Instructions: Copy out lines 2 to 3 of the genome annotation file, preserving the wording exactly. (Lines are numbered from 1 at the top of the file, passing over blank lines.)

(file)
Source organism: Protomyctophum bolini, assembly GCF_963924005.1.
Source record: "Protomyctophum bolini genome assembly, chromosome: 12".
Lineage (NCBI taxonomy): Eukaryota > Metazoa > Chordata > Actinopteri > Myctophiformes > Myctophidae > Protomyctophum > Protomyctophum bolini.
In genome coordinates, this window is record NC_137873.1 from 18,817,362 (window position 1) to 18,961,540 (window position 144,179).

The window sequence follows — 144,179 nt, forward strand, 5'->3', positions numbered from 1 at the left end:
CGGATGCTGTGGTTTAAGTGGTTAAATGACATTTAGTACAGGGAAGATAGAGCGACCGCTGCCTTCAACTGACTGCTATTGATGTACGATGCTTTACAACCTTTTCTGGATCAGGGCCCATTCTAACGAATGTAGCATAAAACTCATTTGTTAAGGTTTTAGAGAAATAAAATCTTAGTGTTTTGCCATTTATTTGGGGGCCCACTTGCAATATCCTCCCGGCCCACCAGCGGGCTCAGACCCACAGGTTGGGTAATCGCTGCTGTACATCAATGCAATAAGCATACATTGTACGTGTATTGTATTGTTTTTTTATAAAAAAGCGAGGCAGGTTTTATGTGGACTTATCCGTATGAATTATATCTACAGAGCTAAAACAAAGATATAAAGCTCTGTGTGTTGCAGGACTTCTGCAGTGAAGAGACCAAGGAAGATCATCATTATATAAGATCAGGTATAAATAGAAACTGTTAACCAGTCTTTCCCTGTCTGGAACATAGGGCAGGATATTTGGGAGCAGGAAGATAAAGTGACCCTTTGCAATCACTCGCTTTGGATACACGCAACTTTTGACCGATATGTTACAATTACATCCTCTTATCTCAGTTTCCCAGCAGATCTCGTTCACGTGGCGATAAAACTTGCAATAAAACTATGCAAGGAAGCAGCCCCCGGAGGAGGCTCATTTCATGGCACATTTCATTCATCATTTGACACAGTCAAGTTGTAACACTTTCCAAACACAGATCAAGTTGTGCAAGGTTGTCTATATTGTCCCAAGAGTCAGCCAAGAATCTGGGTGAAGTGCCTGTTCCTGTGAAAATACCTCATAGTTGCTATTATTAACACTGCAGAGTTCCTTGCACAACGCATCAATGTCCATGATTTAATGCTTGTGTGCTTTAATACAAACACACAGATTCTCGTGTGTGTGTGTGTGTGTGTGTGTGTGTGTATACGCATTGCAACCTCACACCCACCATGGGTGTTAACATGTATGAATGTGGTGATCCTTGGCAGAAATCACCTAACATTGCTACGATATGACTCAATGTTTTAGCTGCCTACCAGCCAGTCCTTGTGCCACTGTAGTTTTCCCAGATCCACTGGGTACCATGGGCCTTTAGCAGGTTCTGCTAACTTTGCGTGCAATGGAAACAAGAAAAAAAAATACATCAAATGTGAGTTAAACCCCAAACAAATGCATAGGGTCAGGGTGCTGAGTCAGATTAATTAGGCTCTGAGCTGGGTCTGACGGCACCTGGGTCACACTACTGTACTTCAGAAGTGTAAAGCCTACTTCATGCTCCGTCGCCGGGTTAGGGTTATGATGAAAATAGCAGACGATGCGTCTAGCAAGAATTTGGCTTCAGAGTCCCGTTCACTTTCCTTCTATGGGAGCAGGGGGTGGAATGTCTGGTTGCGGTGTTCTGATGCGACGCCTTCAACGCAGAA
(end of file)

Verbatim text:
Source record: "Protomyctophum bolini genome assembly, chromosome: 12".
Lineage (NCBI taxonomy): Eukaryota > Metazoa > Chordata > Actinopteri > Myctophiformes > Myctophidae > Protomyctophum > Protomyctophum bolini.